I don’t think there’s a precise answer. I only know this: I feel like I’ve been trying like a motherfucker to be strong 24-7. But I don’t seem to have the fortitude to maintain it, and I give in to weakness.

In the past, that weakness would involve indulging in food, alcohol and tobacco until I was too sick to function.

Today, the weakness involves getting angry and self-defensive and distant at the drop of a hat.

For all the progress I’ve made in managing my OCD, there are still moments where I go weak, put the blinders on and do some stupid things.

It’s the compulsion to keep staring at the laptop screen when one or both kids need me to look up and give them some attention.

It’s stopping in the middle of a conversation with my wife because the cellphone is ringing or someone has pinged me online.

It’s spending too much money on food and entertainment for the kids because it’s easier to me at the time than  cooking the food myself and playing a board game with them instead.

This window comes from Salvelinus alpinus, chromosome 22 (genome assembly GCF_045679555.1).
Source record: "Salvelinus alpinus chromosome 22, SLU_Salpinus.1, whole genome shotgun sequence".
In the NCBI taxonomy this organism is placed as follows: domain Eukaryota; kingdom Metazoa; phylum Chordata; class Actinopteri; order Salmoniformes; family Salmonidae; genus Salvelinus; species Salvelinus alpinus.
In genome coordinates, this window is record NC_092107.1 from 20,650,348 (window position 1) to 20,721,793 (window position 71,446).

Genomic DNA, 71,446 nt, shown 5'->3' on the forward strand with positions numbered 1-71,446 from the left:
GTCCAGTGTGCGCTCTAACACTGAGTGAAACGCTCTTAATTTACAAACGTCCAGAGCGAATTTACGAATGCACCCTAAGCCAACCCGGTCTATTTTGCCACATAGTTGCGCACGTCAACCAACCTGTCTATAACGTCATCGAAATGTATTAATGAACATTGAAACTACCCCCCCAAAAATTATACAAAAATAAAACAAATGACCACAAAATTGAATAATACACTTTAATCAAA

I’ve been working double-time at bringing my compulsive tendencies to heel, going through some intensified therapy. The short-term result is that I’m an angrier person than I normally am.

My therapist made note of that anger at our last meeting. The trigger in the room was him taking me back to my younger years in search of clues to present-day debacles. I thought I was done with sessions like that five years ago.

But I’m learning that the road to mental wellness is not linear. It goes in a circle. It’s like driving to the same place every day for work. The drive to work and back is a loop of the same landmarks, the same traffic patterns and the same behind-the-wheel thinking sessions.

I’m learning that managing my issues is going to involve frequent trips back and forth from the past to the present. This pisses me off. But I know I have to keep at it.